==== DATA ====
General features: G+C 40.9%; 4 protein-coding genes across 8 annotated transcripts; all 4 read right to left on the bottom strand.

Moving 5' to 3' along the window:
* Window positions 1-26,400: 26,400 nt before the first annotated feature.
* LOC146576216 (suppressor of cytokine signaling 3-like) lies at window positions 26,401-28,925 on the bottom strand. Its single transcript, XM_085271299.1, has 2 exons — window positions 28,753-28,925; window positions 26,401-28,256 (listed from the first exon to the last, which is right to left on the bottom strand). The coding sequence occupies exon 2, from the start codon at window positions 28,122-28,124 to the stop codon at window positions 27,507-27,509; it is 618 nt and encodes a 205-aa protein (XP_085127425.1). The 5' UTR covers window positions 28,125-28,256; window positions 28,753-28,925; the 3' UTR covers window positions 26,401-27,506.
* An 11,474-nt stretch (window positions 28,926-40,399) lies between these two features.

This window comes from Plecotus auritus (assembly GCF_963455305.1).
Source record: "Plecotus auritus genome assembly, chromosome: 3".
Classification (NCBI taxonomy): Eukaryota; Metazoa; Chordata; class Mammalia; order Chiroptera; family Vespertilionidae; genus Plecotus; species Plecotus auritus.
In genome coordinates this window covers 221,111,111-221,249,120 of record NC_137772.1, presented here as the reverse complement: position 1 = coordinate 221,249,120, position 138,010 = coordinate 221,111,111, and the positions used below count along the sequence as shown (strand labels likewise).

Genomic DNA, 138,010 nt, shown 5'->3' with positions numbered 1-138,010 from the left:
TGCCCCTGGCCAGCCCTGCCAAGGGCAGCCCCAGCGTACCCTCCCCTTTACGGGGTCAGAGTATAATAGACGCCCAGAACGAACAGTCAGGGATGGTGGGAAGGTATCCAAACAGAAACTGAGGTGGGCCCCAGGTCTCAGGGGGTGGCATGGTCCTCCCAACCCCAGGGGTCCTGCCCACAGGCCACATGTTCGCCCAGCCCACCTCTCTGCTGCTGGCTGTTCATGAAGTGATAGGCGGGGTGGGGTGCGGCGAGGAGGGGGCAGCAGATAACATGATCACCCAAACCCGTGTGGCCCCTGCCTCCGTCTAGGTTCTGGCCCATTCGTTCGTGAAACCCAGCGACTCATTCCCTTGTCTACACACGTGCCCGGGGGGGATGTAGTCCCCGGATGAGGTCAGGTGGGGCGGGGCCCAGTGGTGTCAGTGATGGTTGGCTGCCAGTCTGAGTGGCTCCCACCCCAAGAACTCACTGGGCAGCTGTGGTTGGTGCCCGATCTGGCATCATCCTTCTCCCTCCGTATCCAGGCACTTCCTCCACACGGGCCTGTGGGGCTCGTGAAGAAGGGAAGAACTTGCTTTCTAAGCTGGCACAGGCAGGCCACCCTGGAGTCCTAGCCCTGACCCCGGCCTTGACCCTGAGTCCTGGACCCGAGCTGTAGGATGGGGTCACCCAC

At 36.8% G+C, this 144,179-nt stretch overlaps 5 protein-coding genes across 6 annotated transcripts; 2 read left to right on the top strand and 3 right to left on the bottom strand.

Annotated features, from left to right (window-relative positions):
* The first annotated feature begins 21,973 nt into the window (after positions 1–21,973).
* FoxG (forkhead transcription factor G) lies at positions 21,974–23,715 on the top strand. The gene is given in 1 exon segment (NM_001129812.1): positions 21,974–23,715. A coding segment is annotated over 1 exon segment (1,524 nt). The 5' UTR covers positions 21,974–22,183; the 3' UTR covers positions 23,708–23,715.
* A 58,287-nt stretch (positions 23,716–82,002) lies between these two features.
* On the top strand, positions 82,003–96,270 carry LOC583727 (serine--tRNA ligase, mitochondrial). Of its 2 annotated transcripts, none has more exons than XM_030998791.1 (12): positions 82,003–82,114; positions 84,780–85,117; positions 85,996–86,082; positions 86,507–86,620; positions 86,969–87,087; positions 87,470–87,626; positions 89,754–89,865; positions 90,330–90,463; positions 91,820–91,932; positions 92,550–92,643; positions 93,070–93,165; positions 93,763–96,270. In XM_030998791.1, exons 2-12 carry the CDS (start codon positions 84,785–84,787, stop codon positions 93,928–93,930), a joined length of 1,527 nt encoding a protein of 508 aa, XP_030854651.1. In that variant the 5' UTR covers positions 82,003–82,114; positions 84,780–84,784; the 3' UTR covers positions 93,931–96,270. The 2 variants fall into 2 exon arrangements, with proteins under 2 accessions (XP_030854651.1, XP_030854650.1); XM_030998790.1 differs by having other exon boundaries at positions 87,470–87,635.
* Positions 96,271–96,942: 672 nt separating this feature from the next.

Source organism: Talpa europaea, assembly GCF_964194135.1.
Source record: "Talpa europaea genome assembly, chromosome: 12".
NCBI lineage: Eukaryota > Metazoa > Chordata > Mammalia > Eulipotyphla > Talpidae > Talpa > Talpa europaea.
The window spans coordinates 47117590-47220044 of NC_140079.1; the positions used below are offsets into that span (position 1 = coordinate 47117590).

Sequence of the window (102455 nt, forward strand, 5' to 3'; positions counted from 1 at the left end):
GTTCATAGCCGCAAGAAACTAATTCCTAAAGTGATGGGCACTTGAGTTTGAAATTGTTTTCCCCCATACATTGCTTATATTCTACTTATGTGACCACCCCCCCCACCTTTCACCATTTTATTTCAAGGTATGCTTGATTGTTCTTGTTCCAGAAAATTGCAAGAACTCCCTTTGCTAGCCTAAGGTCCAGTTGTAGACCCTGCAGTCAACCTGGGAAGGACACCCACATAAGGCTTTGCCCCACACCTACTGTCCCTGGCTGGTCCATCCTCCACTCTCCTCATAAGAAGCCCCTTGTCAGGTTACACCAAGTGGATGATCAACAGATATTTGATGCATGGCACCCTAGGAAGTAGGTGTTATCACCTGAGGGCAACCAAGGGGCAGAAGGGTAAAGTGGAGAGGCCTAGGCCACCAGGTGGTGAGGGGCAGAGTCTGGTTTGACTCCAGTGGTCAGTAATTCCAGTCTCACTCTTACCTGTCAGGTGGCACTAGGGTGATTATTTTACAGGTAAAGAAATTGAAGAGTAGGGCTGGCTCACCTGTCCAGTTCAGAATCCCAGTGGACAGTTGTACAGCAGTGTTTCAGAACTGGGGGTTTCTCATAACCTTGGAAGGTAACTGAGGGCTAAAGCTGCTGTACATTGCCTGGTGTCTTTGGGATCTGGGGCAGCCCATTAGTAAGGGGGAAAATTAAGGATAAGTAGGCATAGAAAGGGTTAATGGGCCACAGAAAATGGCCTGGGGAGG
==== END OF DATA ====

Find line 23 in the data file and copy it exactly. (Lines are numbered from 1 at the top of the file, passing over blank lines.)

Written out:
Sequence of the window (102455 nt, forward strand, 5' to 3'; positions counted from 1 at the left end):